Instacart and Whole Foods workers strike amid coronavirus outbreak
The world has become increasingly reliant on grocery store employees and delivery persons, but it’s now coming to light that those essential workers are barely able to protect themselves from COVID-19 and often do not have contingencies like paid leave in place. The Instacart workers delivering groceries so others can stay at home, walked off the job on Monday, demanding basic protective gear like hand sanitizer and paid leave and Whole Foods workers staged a “sick out” demanding much of the same.
On Monday, March 30, Instacart workers walked off their jobs, writing in a Medium post that they demand basic protective gear like hand sanitizer, soap, disinfectant wipes, along with paid sick leave, hazard pay, and tip minimums.
“For the past several weeks, Instacart Shoppers and Gig Workers Collective have been urging Instacart to take proper safety precautions. We have been ignored,” Gig Workers Collective wrote in the Medium statement. “Instacart has turned this pandemic into a PR campaign, portraying itself the hero of families that are sheltered-in-place, isolated, or quarantined. Instacart has still not provided essential protections to Shoppers on the front lines that could prevent them from becoming carriers, falling ill themselves, or worse.”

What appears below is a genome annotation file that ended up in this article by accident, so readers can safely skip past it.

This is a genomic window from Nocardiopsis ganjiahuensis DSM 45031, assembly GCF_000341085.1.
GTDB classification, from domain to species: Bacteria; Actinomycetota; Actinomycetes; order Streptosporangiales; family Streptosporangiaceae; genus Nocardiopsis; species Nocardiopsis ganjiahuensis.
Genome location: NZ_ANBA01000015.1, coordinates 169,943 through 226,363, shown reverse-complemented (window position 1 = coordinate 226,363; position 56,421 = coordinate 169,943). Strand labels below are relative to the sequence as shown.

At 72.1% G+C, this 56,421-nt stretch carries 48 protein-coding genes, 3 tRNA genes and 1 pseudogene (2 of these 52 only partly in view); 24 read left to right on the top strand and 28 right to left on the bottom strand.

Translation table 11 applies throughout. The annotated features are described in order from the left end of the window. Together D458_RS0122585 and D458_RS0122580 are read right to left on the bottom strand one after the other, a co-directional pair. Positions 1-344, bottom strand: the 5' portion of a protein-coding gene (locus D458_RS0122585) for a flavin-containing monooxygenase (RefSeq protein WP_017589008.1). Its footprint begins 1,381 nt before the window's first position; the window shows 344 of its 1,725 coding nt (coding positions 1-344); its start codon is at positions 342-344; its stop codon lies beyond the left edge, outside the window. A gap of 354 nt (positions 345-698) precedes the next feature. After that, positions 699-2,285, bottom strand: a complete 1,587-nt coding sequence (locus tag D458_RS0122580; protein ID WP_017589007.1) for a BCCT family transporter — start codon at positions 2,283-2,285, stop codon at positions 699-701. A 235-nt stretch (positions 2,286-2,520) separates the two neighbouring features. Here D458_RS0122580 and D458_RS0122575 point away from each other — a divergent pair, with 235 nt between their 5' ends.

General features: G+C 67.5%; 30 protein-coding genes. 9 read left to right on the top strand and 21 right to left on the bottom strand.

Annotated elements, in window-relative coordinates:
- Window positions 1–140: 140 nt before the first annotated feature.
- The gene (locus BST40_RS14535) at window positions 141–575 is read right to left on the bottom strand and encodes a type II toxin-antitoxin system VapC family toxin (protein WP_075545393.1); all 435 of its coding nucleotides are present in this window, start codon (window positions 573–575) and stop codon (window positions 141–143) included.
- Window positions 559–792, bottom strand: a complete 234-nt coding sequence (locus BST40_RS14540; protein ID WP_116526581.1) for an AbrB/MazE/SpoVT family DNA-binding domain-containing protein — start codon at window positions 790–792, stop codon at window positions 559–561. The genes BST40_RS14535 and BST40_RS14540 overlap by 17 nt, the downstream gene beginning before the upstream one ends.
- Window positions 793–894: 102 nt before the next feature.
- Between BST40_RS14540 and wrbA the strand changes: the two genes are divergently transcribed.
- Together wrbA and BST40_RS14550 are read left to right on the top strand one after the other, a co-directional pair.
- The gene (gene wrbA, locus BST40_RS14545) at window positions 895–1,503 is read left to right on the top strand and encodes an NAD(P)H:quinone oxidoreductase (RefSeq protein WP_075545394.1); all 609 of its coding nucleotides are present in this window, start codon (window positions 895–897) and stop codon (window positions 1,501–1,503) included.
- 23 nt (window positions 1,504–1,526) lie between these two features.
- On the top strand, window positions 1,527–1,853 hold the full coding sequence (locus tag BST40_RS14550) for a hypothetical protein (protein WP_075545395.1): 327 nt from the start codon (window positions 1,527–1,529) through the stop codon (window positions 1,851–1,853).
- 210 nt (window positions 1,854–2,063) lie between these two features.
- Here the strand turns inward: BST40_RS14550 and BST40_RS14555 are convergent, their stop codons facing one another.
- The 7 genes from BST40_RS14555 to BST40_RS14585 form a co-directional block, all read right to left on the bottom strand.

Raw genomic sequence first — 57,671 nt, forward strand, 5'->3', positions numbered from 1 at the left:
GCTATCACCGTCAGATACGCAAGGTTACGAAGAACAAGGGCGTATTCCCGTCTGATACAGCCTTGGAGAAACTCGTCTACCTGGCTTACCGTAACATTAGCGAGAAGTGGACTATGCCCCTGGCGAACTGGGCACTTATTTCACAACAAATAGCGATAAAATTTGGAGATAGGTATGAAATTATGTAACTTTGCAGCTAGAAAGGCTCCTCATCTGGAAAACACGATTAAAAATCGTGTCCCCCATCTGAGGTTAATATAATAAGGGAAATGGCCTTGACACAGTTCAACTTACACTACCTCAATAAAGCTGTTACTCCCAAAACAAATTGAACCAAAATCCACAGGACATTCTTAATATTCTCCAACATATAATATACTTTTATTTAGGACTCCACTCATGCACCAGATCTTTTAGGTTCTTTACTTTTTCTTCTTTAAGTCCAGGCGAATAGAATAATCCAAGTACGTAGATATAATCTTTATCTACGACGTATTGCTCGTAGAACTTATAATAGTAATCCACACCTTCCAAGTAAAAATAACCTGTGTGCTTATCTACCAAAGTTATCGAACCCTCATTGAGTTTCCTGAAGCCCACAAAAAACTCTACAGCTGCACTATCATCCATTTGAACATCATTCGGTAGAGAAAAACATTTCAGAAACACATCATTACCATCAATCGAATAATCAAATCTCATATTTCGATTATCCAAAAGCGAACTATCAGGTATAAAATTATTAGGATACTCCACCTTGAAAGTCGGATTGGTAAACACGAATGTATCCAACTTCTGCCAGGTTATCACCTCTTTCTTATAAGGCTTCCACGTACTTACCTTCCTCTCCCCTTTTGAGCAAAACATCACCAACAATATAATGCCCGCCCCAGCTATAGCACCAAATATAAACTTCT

They added that although Instacart recently announced a paid leave program, the company made the qualifications and the deadline nearly impossible for workers to meet.
Whole Foods workers staged a “sick in” on Tuesday, March 31, 2020, walking off the job and demanding paid sick leave, hazard pay, funds to cover the costs of coronavirus testing and treatment, and basic protective equipment in stores like hand sanitizer. Labor movement Whole Worker announced on their campaign page that Amazon — which owns Whole Foods — kept two Whole Foods stores open despite the fact that employees there tested positive for COVID-19 and that Whole Foods bosses even asked employees with accrued PTO to “donate” their paid leave to their sick coworkers, instead of just extending paid leave to all employees.
“Whole Foods employees are already getting sick. We must act NOW,” Whole Worker wrote in a statement. “We are working harder than we have ever worked. We are putting our lives at risk. We deserve to have our needs met. Let’s make sure it happens.”
Relatedly, Whole Foods’ parent company Amazon is also under fire for not taking necessary precautions to protect their warehouse workers from COVID-19. Currently, Amazon workers in 14 warehouses have tested positive for the virus and some Amazon warehouse workers in Staten Island, N.Y. — where several workers have tested positive for COVID-19 — walked off the job yesterday as well, demanding paid leave and a deep cleaning of the warehouse with guaranteed pay while it’s closed.
As for today’s Whole Foods strike, they called upon grocery store workers all over the U.S. to walkout in solidarity with them.